The Ineffective Witness

Did you know we could be saved, but also be ineffective in the Kingdom of God?

When I hear this I can’t help but to think back just a couple of years ago, and actually identify with this statement. I can relate to being saved, but not bearing the fruit of my salvation. I wanted to be saved and I was-but I was trying to escape or shorten the healing process that God wanted me to journey through.

What does this look like?

It looks like me, claiming God, and knowing I have access to heaven. But that’s all. It looks like me wanting the covering, favor, and anointing of God, but not wanting to go through the process to get there. It looks like me blaming others and holding to my past, thinking and saying,”if so and so never did this” or “if I was born into a better situation, I would be able to be where God wants me to be and do what he is calling me to do”. It looks a lot like wanting the fruit of my salvation, but absolutely in no way did I want to carry the responsibility of the process in getting there.

I went through a time in my life where I found my identity in the things I had been through. I replayed and reconnected with my past often to validate my insecurity to move forward toward the promises and fruit God assured me. I was comfortable in my failures because I was a victim and victory beyond simply being saved was something other people experienced, but I didn’t believe it for myself. I thought the things I had been through-the abandonment, the abuse-I thought those things made me who I was. I defined myself as a victim and boy did the fruit in my life speak to that.

We can be saved and stay stagnant. We can have a place in heaven and not impact those around us. God is so loving and so gentle with us that he will save us from eternal hell, but also let us sit in our misery here on earth if that is what we choose to do.

However we do have a choice.

I come from a family of destruction. My biological lineage is filled with addiction, abuse, poverty, and brokenness. But once I accepted Jesus into my heart and my life as my guiding force, I also was adopted into a new family. A family of hope and provision. A family of new lineage and supernatural power. And I had a choice. I could continue claiming the generational curses I listed above or I could declare and decree over my life and the generations that follow me that all those chains be broken. I had the opportunity to still go through life broken and victimized, or take hold to the promises of God and thrive out of my new lineage.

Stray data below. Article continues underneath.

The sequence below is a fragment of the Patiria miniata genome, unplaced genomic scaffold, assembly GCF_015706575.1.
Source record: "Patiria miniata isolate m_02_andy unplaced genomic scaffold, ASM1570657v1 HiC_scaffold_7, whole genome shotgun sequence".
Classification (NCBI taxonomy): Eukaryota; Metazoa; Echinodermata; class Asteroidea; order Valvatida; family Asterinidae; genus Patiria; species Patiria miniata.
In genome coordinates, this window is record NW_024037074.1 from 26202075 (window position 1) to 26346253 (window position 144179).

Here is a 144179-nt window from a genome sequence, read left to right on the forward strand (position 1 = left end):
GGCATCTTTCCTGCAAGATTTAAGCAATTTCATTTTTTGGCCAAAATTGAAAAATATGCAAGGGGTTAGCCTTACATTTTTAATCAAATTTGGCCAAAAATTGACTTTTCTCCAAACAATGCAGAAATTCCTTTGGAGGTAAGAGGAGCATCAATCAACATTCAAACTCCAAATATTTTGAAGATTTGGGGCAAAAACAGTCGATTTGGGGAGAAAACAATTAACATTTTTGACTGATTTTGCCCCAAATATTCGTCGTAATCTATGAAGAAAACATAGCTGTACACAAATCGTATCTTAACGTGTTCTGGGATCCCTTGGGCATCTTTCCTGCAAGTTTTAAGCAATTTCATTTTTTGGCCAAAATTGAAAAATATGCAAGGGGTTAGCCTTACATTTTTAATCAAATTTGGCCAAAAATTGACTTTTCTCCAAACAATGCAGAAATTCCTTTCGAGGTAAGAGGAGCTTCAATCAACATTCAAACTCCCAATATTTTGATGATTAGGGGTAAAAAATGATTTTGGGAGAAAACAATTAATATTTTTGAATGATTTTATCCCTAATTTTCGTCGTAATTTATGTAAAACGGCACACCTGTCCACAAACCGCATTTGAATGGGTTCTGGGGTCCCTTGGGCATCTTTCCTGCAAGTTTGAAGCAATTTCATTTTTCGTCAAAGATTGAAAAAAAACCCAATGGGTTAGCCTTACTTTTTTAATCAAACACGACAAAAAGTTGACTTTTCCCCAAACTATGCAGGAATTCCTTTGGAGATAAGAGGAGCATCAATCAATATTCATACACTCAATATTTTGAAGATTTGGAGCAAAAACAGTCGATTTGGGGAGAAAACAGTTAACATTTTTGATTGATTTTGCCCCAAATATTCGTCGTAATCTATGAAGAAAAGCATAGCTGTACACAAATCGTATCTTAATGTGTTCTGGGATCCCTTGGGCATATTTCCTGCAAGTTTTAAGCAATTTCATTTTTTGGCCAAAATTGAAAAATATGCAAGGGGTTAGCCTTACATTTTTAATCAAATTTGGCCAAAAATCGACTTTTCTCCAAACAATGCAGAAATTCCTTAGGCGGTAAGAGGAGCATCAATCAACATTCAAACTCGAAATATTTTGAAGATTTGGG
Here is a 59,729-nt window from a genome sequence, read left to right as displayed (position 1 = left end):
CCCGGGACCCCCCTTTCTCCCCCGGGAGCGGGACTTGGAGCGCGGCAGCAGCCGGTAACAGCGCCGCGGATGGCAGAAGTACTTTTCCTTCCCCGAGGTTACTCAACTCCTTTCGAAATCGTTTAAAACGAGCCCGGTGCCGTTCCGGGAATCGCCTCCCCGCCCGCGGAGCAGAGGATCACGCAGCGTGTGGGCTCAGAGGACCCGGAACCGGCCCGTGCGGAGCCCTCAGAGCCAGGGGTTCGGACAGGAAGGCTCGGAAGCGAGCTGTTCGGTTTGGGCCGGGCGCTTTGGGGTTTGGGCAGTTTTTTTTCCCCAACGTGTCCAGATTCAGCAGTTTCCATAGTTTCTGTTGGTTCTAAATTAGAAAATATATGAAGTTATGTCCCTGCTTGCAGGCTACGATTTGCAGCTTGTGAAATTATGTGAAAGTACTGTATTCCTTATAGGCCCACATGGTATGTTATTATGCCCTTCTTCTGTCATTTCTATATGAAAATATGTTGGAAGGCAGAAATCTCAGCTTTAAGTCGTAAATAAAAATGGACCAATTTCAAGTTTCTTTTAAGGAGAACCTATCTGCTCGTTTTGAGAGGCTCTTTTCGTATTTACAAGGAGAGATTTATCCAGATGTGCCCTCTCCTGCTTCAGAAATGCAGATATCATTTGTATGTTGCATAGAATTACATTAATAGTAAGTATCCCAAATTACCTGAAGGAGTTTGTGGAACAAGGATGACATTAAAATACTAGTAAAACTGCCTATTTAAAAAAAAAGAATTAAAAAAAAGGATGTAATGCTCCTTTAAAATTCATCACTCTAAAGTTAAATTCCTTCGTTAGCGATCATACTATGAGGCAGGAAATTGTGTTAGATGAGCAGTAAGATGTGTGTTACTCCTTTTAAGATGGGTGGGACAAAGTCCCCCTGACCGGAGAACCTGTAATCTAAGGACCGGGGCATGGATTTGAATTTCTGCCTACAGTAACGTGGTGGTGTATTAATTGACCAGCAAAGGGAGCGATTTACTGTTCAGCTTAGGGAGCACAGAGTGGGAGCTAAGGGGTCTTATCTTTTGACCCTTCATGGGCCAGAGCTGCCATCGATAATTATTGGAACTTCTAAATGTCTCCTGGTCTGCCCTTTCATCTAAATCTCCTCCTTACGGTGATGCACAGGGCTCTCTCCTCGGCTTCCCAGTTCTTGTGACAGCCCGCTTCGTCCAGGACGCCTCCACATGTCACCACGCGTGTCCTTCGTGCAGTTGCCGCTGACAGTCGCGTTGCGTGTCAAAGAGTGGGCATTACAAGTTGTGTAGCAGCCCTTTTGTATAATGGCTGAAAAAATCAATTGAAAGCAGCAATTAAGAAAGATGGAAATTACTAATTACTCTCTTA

I’m not sure if you’ve been saved for 10 years or 10 months. But I do know we live in a culture where we are told to just “accept” ourselves and our situations. We are encouraged to embrace those dark corners of our lives and coddle them and use them as justification as to who we are and why our lives are a heaping mess. The truth is we need to expose them to the light. We need the healing rain of Jesus to pour out on those hurts so that we can be freed from our past and impact those around us and show them to freedom as well. We can’t keep telling ourselves “this is life, I was just made like this”. I was not made to live as a victim and neither were you. That is not why Jesus died. Jesus died when we were still sinners so that we can freely walk away from that sin-so that we aren’t held victim to the things that were done to us or the things we’ve done, but to be healed and contagiously love and spread light to show others they can also break the chains.

We are made for grace and glory.

But we won’t experience grace and glory by giving dominion to our past, but instead by devoting ourselves to the process of a flourishing future.

In either way we dedicate ourselves, our salvation remains constant-we have our lot in eternity. The difference lies in our condition upon arrival.

And I am sure of this, that he who began a good work in you will bring it to completion at the day of Jesus Christ.
-Philippians 1:6

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